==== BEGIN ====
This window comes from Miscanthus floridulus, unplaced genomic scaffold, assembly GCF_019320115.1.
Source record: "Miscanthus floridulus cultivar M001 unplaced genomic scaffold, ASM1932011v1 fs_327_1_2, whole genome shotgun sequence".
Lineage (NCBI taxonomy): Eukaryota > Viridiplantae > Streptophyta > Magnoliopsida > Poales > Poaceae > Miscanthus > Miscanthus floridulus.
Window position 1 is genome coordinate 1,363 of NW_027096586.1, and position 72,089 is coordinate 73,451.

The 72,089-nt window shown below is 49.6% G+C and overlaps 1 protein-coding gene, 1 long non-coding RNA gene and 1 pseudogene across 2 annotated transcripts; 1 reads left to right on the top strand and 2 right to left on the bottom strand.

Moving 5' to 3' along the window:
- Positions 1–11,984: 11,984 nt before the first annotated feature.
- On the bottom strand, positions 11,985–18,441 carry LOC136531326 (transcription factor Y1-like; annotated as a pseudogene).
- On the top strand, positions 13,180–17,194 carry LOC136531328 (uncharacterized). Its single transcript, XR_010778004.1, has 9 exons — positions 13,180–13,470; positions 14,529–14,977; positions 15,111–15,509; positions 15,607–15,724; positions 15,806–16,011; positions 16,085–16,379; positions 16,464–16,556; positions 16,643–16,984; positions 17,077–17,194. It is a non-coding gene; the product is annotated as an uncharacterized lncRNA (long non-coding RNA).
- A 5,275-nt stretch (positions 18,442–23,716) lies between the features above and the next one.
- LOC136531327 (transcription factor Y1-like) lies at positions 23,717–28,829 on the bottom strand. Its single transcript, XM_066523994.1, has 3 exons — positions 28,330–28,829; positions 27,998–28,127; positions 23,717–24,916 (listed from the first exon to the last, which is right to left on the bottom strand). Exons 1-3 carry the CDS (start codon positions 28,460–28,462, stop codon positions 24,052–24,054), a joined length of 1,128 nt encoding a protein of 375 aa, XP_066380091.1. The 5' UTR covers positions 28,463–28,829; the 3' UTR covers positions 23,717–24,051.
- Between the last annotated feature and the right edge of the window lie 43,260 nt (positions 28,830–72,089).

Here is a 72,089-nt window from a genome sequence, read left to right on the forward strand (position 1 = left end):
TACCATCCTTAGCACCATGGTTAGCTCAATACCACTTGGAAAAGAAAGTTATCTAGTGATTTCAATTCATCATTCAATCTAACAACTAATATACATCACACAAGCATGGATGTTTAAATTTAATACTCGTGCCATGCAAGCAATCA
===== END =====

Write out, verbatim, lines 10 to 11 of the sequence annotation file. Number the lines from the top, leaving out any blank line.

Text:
- A 5,275-nt stretch (positions 18,442–23,716) lies between the features above and the next one.
- LOC136531327 (transcription factor Y1-like) lies at positions 23,717–28,829 on the bottom strand. Its single transcript, XM_066523994.1, has 3 exons — positions 28,330–28,829; positions 27,998–28,127; positions 23,717–24,916 (listed from the first exon to the last, which is right to left on the bottom strand). Exons 1-3 carry the CDS (start codon positions 28,460–28,462, stop codon positions 24,052–24,054), a joined length of 1,128 nt encoding a protein of 375 aa, XP_066380091.1. The 5' UTR covers positions 28,463–28,829; the 3' UTR covers positions 23,717–24,051.